Unsurprisingly, the word "MacGuffin" is often seen in the company of phrases such as "deus ex machina", "pointless plot device" and "raging fiery cliche from the depths of the twelfth circle of Dante's Inferno".
Similarly unsurprisingly, the world's best known MacGuffins come from the world of fantasy, which seems to be so littered with all-powerful spellbooks, orbs, swords, gems and staffs that it's a wonder anyone can take a step without tripping over one.
However, MacGuffins are not limited solely to such archetypal roles. And these are the ones you have to watch out for.
In order for a plot to be engaging, it needs stakes. In order for it to have stakes, there has to be some manner of imminent danger and / or conflict to create the neccessary tension and need for the narrative to take place. This isn't always as easy as it sounds, so it's hardly alarming that potent items are used - those super-secret defence plans, that vital piece of proof to prove the accused innocent or guilty, that one clue to last week's crossword that will enter you into the draw to win a thousand pounds and a return trip to Bali for two.
That said, the problem with using items is that they are just that - items. Unless the characters can give the reader a reason more original than "we need to get this thing before Bad Things Happen", our investment in the story will be minimal.
This is the real crux of the issue - and this is what needs to be addressed and resolved in order to avoid MacGuffin syndrome.
Some authors, also notably of the fantasy-writing ilk, circumnavigate the need for an item by placing the responsibility directly into the hands of one of the characters. These are the Ringbearers, the Chosen Ones, the Dragon Reborn-s . . . the walking, talking MacGuffin. Now, that isn't to say that this strategy is not a good one - the personal nature of the task will result in greater involvement by the character, and if the character is successfully engaging and interesting, greater involvement in the reader. However, just because the character is contractually obligated to Do The Thing That Must Be Done does not result in sufficient personal involvement in their own right. The character needs other motivations and interests and dynamics to work alongside this in order to avoid becoming an overglorified plot device.
Another attempted avoidance strategy is to remove all mention of the MacGuffin from the story altogether, only introducing it in the closing stages as a revelatory plot twist. Again, this is not an entirely bogus way to go about it - we all love a good plot twist, and with sufficient foreshadowing and a logical, non-contrived explanation, it can actually work very well. Yet this is exactly where the difficulty lies. Making such a huge game-changer seem logical and clever rather than dumping it on the page to ring out the cry of "I have no idea what I'm doing here!" is difficult. The Deus Ex Machina is easily one of the most despised and contrived of plot occurences since some hapless villain decided to adopt a catchphrase and, without proper handling, that is exactly what your plot-twist MacGuffin can become.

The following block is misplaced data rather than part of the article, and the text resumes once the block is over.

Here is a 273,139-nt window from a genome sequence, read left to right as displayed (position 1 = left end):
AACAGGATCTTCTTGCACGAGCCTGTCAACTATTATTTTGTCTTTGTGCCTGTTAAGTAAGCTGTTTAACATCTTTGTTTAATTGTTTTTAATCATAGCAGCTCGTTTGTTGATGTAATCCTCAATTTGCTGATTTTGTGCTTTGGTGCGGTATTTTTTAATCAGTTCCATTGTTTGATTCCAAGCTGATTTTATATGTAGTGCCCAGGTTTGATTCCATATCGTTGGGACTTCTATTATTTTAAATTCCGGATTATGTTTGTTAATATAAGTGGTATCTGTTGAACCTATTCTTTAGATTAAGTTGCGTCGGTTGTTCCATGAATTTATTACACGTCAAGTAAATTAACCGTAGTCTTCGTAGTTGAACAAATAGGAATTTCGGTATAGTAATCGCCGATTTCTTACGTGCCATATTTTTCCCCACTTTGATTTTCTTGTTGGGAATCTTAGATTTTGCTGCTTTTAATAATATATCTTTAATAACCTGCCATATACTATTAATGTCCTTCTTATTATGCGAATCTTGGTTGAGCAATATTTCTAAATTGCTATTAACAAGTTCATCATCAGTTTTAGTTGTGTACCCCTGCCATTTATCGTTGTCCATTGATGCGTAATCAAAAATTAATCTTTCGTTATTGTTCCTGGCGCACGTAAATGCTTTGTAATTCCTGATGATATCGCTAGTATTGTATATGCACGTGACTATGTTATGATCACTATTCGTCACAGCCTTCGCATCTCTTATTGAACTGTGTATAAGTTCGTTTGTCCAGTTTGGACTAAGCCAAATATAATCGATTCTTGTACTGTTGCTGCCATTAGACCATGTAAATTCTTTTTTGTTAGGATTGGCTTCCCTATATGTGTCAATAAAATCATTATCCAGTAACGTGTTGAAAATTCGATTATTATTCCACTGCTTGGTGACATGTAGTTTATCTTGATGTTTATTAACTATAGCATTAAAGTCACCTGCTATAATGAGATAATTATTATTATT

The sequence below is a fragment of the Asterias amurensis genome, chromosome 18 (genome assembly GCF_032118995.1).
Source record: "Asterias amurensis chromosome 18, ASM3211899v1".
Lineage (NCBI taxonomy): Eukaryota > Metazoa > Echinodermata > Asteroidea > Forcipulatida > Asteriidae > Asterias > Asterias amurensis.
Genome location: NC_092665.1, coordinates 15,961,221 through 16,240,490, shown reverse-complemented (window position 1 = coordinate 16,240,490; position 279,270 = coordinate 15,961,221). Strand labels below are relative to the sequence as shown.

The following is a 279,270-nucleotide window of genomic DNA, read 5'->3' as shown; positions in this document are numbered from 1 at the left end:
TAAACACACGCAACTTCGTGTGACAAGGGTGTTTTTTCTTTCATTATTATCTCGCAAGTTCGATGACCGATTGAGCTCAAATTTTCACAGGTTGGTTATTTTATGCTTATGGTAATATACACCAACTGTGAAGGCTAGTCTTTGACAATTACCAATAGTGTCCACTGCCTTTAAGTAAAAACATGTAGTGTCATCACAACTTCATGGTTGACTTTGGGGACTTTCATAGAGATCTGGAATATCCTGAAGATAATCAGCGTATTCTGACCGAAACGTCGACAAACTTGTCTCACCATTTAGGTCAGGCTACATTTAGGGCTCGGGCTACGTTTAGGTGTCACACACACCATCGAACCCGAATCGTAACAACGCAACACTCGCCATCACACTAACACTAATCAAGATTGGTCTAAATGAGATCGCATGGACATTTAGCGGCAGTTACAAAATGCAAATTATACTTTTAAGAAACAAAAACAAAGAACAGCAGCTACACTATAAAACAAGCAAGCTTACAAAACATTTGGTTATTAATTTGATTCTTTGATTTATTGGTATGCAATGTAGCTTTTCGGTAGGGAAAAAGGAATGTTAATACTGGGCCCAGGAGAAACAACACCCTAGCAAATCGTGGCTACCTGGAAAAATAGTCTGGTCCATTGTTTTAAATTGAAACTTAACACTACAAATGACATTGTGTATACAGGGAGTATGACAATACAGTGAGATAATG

Now now, I hear you cry, you can't go rubbishing these other strategies without giving one that does work, can you? Surely there must be some way around this problem?
There is. In fact, there are many. The problem is that I don't know what they are.
So, instead, here is my personal - emphasis on this word - way of navigating the tripwires of MacGuffin Central.
Do not write a story centering on an item of great power or value. Write a story that has an item of great power or value in it.
Powerful items are flexible plot devices, interesting demonstrations of the setting, and have massive potential to interest and entertain. However, your characters should have a real reason to be doing what they are doing before you even think about using one of these. They can make wonderful additional motives, but your characters should be out to catch the madman who betrayed their company, slaughtered their families, ate their hamsters, and is now running off to give the Blue-Glowy Cube Of Indefinite Power to the megalomaniac with a god complex because he betrayed their company, slaughtered their family and ate their hamsters, not because they are after the MacGuffin for its own sake. The item is helpful in that it kicks the stakes up a few degrees, but there should be much better established motives and aims for the characters than hinging them all on an inanimate object.
What about you, my friends? Can you think of any particularly horrendous example of MacGuffin abuse that you would like to share? And are any of you more enlightened than me on MacGuffin Avoidance 101? Leave us a comment, and let us know!
~ Charley R